How to Tell if Your Phone Is Tapped

If you're worried that a stalker, hacker, employer, parent, or even law enforcement is monitoring your phone calls, you've come to the right place. Whether you're using a landline at home or have a smartphone, there are many ways someone could be listening to your phone calls. This minHour article will teach you how to determine whether your phone is tapped, and some steps you can take to get the situation under control.

How do I know if my cell phone is tapped?

The battery gets hot or drains frequently.

If your phone is infected with spyware that’s monitoring your calls or tracking your activity, it could cause your battery to drain much faster than usual or feel hot to the touch.

  • To see which apps are using the most battery power, head to Settings > Battery (on both Android and iPhone).
  • Battery issues don’t always indicate a phone tap—regular apps, as well as battery age, can also affect battery performance.

You’re using way more data.

Tapping software may send large recordings and/or logs to the spy using your mobile data plan. If you’re suddenly running low on mobile data even though your usage hasn’t changed, someone else might be using your data through a tap.

  • More modern spyware can upload large amounts of data from your phone without being traced.
  • To check your data usage on an iPhone, open Settings and tap Cellular.
  • To check data usage on an Android, open Settings and go to Network & Internet (or Connections > Data usage (or select your carrier) > Mobile data usage.

Your phone lights up randomly or otherwise misbehaves.

If your phone lights up, shuts down, starts up, or installs apps without you doing anything, someone could be controlling it remotely, which could also mean they are listening to your calls.

There are suddenly lots of ads or pop-ups.

If you’re seeing annoying pop-ups and spammy ads, especially while you’re not actively browsing the web, malware (particularly adware) could be the culprit. Be wary of messages encouraging you to follow links you’ve never heard of, as well as pop-ups warnings that claim you have to pay money to remove a virus.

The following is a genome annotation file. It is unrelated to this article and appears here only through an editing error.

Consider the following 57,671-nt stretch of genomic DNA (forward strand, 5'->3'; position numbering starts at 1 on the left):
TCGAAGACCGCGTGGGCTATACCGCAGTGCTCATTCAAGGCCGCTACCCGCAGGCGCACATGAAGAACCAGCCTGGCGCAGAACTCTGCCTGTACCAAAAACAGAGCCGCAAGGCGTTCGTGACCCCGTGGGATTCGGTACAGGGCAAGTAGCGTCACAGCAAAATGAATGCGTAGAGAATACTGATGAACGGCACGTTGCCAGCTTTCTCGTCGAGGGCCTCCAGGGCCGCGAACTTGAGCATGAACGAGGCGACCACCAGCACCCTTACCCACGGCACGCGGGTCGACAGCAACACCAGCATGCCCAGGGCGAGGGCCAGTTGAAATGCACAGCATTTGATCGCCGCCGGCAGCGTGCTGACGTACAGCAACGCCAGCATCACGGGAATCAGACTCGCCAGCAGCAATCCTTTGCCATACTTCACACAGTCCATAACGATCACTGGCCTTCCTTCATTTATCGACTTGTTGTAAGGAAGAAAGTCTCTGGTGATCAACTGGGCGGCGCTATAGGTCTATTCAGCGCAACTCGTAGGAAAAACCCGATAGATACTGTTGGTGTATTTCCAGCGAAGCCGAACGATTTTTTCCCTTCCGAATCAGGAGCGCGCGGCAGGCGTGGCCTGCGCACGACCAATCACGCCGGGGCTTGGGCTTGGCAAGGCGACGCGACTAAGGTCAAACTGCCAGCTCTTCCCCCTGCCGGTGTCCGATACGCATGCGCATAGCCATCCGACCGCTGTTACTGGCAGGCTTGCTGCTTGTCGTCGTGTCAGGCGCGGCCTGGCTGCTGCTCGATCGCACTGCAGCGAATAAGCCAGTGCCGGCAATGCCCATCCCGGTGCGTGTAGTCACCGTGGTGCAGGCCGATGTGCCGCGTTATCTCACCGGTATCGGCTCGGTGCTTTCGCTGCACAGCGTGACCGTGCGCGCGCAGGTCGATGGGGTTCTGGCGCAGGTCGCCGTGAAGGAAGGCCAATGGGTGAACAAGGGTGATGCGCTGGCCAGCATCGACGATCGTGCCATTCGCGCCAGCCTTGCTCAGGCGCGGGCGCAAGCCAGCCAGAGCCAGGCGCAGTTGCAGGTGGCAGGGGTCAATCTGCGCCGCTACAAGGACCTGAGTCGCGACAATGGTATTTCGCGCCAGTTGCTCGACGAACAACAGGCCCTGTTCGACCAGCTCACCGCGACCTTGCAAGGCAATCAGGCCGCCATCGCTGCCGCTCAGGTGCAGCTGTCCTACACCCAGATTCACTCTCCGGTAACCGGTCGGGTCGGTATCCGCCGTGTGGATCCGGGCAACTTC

You see apps you don’t recognize.

Check your app list for apps you didn’t install. Although a lot of stalking and tracking apps can be hidden from the home screen and app list, some might just be installed with unassuming names. For example, if you see an app called SyncManager, it usually means that someone has installed FlexiSpy (a commercial phone tapping app) on your phone.

  • Pegasus, the military-grade phone tapping software recently in the news for tracking journalists, was installed remotely on iPhones and Androids without installing any software at all. If you’re being tapped by the government and they are using powerful software like this, there will be no indication that your phone is tapped.

Your camera or microphone turns on at random.

If your camera or microphone is active and you didn’t open an app that uses one or both, someone could be watching and/or listening. The signs that your camera or microphone are active are a bit different depending on your phone:

  • If you’re using an iPhone, a green dot at the top of the screen indicates that your camera is actively recording. If your microphone is active, you’ll see an orange dot.